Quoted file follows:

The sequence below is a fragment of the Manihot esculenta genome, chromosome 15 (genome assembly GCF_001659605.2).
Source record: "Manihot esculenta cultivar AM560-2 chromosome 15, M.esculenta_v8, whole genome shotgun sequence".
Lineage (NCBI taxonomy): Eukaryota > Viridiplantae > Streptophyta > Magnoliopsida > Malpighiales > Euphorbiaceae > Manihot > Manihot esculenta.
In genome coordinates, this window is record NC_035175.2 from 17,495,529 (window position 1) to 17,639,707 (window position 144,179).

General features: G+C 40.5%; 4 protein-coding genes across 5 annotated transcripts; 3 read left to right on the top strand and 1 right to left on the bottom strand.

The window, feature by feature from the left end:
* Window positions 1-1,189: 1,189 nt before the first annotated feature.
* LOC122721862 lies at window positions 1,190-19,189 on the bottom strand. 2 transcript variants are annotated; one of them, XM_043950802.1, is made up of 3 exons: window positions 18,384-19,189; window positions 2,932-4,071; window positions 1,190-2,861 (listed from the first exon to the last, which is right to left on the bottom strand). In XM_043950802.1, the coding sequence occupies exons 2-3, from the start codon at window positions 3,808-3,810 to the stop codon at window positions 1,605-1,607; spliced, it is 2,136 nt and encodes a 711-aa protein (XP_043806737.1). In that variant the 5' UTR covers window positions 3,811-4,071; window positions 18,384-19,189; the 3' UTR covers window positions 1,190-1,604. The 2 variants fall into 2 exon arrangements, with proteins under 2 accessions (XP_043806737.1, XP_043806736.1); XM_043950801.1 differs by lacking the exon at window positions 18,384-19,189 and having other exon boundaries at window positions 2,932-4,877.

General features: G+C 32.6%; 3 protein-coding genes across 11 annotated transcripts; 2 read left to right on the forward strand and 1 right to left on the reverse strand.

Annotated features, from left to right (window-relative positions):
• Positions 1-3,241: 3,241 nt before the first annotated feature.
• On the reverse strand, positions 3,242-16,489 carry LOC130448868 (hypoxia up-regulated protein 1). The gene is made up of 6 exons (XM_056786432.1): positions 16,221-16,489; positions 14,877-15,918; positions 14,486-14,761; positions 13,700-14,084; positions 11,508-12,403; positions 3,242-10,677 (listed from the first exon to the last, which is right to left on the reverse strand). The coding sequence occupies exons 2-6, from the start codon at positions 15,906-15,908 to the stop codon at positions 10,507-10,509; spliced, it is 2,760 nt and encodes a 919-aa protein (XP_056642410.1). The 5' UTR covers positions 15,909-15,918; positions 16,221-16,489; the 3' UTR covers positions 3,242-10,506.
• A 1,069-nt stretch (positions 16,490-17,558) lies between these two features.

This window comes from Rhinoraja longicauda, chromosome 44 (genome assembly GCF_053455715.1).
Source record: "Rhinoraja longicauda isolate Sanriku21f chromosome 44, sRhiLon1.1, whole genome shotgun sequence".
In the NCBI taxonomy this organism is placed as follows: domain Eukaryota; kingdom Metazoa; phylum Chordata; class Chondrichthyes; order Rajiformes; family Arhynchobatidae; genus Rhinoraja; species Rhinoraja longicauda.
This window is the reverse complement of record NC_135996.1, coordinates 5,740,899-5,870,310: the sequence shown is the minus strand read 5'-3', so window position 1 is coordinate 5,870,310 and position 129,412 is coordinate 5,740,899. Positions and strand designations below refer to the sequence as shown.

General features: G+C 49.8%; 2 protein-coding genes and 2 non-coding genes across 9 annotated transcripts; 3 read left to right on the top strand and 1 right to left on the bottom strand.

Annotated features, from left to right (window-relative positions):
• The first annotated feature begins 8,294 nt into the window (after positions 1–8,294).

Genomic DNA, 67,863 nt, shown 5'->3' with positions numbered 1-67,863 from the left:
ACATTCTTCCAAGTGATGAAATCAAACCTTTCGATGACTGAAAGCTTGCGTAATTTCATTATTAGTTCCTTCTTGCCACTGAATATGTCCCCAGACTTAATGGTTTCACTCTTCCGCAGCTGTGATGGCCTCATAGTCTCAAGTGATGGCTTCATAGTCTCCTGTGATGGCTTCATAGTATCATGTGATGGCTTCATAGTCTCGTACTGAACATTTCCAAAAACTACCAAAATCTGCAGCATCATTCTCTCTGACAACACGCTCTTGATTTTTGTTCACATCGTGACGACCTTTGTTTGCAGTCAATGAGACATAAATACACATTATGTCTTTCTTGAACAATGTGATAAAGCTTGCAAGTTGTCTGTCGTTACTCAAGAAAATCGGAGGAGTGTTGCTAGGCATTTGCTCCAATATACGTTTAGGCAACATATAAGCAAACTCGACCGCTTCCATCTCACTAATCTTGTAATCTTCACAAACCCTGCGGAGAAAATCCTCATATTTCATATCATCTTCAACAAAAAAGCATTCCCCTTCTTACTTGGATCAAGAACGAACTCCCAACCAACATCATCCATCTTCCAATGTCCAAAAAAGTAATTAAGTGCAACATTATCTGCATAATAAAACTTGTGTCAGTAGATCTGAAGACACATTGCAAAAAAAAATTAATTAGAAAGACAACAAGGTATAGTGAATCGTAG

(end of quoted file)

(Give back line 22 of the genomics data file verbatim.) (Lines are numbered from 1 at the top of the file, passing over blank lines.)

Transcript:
ACATTCTTCCAAGTGATGAAATCAAACCTTTCGATGACTGAAAGCTTGCGTAATTTCATTATTAGTTCCTTCTTGCCACTGAATATGTCCCCAGACTTAATGGTTTCACTCTTCCGCAGCTGTGATGGCCTCATAGTCTCAAGTGATGGCTTCATAGTCTCCTGTGATGGCTTCATAGTATCATGTGATGGCTTCATAGTCTCGTACTGAACATTTCCAAAAACTACCAAAATCTGCAGCATCATTCTCTCTGACAACACGCTCTTGATTTTTGTTCACATCGTGACGACCTTTGTTTGCAGTCAATGAGACATAAATACACATTATGTCTTTCTTGAACAATGTGATAAAGCTTGCAAGTTGTCTGTCGTTACTCAAGAAAATCGGAGGAGTGTTGCTAGGCATTTGCTCCAATATACGTTTAGGCAACATATAAGCAAACTCGACCGCTTCCATCTCACTAATCTTGTAATCTTCACAAACCCTGCGGAGAAAATCCTCATATTTCATATCATCTTCAACAAAAAAGCATTCCCCTTCTTACTTGGATCAAGAACGAACTCCCAACCAACATCATCCATCTTCCAATGTCCAAAAAAGTAATTAAGTGCAACATTATCTGCATAATAAAACTTGTGTCAGTAGATCTGAAGACACATTGCAAAAAAAAATTAATTAGAAAGACAACAAGGTATAGTGAATCGTAG